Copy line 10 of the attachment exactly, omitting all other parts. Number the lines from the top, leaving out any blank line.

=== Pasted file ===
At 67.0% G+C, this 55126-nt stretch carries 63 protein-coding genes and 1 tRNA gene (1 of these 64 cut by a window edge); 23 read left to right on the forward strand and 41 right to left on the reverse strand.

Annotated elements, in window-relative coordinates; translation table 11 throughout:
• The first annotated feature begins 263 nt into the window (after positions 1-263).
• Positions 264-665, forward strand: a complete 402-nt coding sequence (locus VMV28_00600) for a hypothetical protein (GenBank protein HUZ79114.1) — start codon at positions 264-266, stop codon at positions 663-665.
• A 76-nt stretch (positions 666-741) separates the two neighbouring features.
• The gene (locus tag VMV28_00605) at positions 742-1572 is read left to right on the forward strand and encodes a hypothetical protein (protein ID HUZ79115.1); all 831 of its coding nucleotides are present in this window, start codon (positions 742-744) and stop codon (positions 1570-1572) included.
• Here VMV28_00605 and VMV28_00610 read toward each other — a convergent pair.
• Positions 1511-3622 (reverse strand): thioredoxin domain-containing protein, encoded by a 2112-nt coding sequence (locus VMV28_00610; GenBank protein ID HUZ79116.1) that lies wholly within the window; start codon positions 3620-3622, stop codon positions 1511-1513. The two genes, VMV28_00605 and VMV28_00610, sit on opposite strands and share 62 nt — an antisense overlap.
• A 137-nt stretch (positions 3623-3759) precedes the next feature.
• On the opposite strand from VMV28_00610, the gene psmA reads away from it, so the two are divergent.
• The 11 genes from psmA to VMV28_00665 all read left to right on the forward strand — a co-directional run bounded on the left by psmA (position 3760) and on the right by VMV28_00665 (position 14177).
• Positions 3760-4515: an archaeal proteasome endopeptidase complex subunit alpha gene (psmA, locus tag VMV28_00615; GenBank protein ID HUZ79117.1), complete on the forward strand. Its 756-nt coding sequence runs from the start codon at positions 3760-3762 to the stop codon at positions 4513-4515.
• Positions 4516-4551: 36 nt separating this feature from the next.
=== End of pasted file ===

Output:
• On the opposite strand from VMV28_00610, the gene psmA reads away from it, so the two are divergent.